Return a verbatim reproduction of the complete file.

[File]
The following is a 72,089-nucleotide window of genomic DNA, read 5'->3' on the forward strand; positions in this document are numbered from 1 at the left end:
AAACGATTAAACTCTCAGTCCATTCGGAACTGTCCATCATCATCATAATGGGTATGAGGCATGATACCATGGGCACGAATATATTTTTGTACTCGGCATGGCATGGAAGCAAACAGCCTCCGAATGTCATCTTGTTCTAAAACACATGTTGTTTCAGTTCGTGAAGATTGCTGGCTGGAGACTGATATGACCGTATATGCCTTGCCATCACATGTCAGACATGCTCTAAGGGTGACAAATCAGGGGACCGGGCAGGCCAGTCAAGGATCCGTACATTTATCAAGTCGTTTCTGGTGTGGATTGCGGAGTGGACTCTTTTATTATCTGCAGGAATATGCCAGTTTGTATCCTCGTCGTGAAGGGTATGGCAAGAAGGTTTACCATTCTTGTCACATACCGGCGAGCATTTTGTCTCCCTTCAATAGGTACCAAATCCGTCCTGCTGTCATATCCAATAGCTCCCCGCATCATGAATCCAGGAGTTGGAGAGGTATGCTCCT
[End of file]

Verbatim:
The following is a 72,089-nucleotide window of genomic DNA, read 5'->3' on the forward strand; positions in this document are numbered from 1 at the left end:
AAACGATTAAACTCTCAGTCCATTCGGAACTGTCCATCATCATCATAATGGGTATGAGGCATGATACCATGGGCACGAATATATTTTTGTACTCGGCATGGCATGGAAGCAAACAGCCTCCGAATGTCATCTTGTTCTAAAACACATGTTGTTTCAGTTCGTGAAGATTGCTGGCTGGAGACTGATATGACCGTATATGCCTTGCCATCACATGTCAGACATGCTCTAAGGGTGACAAATCAGGGGACCGGGCAGGCCAGTCAAGGATCCGTACATTTATCAAGTCGTTTCTGGTGTGGATTGCGGAGTGGACTCTTTTATTATCTGCAGGAATATGCCAGTTTGTATCCTCGTCGTGAAGGGTATGGCAAGAAGGTTTACCATTCTTGTCACATACCGGCGAGCATTTTGTCTCCCTTCAATAGGTACCAAATCCGTCCTGCTGTCATATCCAATAGCTCCCCGCATCATGAATCCAGGAGTTGGAGAGGTATGCTCCT